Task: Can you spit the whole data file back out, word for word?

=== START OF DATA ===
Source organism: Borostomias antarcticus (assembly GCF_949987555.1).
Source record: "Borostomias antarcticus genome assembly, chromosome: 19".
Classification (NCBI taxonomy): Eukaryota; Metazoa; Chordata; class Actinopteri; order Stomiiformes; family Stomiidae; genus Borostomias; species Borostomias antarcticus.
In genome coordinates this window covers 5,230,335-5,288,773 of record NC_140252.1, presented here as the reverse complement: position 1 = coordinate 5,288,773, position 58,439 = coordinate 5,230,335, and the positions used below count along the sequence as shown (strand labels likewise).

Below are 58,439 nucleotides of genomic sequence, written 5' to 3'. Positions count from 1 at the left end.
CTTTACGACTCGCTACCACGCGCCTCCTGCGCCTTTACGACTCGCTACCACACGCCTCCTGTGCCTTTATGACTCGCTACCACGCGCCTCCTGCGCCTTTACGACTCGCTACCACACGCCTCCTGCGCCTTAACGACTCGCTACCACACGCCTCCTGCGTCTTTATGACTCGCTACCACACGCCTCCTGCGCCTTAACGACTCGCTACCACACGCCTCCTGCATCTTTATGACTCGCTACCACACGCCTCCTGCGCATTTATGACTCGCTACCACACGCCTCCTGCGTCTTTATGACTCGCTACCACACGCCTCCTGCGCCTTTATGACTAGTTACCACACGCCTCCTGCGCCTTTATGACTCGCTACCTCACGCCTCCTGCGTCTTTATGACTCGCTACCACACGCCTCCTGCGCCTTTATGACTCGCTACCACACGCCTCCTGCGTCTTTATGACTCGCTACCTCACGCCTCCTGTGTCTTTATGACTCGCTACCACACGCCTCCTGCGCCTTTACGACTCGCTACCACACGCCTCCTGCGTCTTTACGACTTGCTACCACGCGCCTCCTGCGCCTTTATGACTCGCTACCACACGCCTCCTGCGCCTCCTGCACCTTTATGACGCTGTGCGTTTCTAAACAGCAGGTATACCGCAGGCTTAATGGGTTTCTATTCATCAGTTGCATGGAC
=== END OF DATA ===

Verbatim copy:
Source organism: Borostomias antarcticus (assembly GCF_949987555.1).
Source record: "Borostomias antarcticus genome assembly, chromosome: 19".
Classification (NCBI taxonomy): Eukaryota; Metazoa; Chordata; class Actinopteri; order Stomiiformes; family Stomiidae; genus Borostomias; species Borostomias antarcticus.
In genome coordinates this window covers 5,230,335-5,288,773 of record NC_140252.1, presented here as the reverse complement: position 1 = coordinate 5,288,773, position 58,439 = coordinate 5,230,335, and the positions used below count along the sequence as shown (strand labels likewise).

Below are 58,439 nucleotides of genomic sequence, written 5' to 3'. Positions count from 1 at the left end.
CTTTACGACTCGCTACCACGCGCCTCCTGCGCCTTTACGACTCGCTACCACACGCCTCCTGTGCCTTTATGACTCGCTACCACGCGCCTCCTGCGCCTTTACGACTCGCTACCACACGCCTCCTGCGCCTTAACGACTCGCTACCACACGCCTCCTGCGTCTTTATGACTCGCTACCACACGCCTCCTGCGCCTTAACGACTCGCTACCACACGCCTCCTGCATCTTTATGACTCGCTACCACACGCCTCCTGCGCATTTATGACTCGCTACCACACGCCTCCTGCGTCTTTATGACTCGCTACCACACGCCTCCTGCGCCTTTATGACTAGTTACCACACGCCTCCTGCGCCTTTATGACTCGCTACCTCACGCCTCCTGCGTCTTTATGACTCGCTACCACACGCCTCCTGCGCCTTTATGACTCGCTACCACACGCCTCCTGCGTCTTTATGACTCGCTACCTCACGCCTCCTGTGTCTTTATGACTCGCTACCACACGCCTCCTGCGCCTTTACGACTCGCTACCACACGCCTCCTGCGTCTTTACGACTTGCTACCACGCGCCTCCTGCGCCTTTATGACTCGCTACCACACGCCTCCTGCGCCTCCTGCACCTTTATGACGCTGTGCGTTTCTAAACAGCAGGTATACCGCAGGCTTAATGGGTTTCTATTCATCAGTTGCATGGAC